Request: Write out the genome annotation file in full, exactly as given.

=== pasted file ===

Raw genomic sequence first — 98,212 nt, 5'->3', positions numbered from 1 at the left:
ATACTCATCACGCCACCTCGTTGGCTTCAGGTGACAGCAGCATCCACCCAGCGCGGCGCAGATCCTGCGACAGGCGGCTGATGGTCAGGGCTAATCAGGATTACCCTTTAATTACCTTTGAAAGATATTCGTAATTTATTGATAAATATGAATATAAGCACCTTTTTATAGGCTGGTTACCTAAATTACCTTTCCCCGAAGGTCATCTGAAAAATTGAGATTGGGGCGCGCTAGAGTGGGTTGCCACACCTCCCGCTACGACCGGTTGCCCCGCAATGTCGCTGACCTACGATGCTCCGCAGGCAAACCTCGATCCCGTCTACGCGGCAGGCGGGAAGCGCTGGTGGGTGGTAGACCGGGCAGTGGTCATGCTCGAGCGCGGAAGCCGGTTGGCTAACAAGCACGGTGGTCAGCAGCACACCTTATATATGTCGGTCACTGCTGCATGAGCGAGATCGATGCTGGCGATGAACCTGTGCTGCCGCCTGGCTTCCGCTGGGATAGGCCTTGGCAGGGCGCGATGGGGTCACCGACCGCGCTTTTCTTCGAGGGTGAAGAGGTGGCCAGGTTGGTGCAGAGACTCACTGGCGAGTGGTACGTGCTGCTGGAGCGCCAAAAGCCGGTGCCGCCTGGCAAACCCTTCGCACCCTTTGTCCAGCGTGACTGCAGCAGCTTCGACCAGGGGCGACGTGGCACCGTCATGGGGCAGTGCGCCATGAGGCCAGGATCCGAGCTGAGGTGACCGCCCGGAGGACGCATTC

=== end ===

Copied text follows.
Raw genomic sequence first — 98,212 nt, 5'->3', positions numbered from 1 at the left:
ATACTCATCACGCCACCTCGTTGGCTTCAGGTGACAGCAGCATCCACCCAGCGCGGCGCAGATCCTGCGACAGGCGGCTGATGGTCAGGGCTAATCAGGATTACCCTTTAATTACCTTTGAAAGATATTCGTAATTTATTGATAAATATGAATATAAGCACCTTTTTATAGGCTGGTTACCTAAATTACCTTTCCCCGAAGGTCATCTGAAAAATTGAGATTGGGGCGCGCTAGAGTGGGTTGCCACACCTCCCGCTACGACCGGTTGCCCCGCAATGTCGCTGACCTACGATGCTCCGCAGGCAAACCTCGATCCCGTCTACGCGGCAGGCGGGAAGCGCTGGTGGGTGGTAGACCGGGCAGTGGTCATGCTCGAGCGCGGAAGCCGGTTGGCTAACAAGCACGGTGGTCAGCAGCACACCTTATATATGTCGGTCACTGCTGCATGAGCGAGATCGATGCTGGCGATGAACCTGTGCTGCCGCCTGGCTTCCGCTGGGATAGGCCTTGGCAGGGCGCGATGGGGTCACCGACCGCGCTTTTCTTCGAGGGTGAAGAGGTGGCCAGGTTGGTGCAGAGACTCACTGGCGAGTGGTACGTGCTGCTGGAGCGCCAAAAGCCGGTGCCGCCTGGCAAACCCTTCGCACCCTTTGTCCAGCGTGACTGCAGCAGCTTCGACCAGGGGCGACGTGGCACCGTCATGGGGCAGTGCGCCATGAGGCCAGGATCCGAGCTGAGGTGACCGCCCGGAGGACGCATTC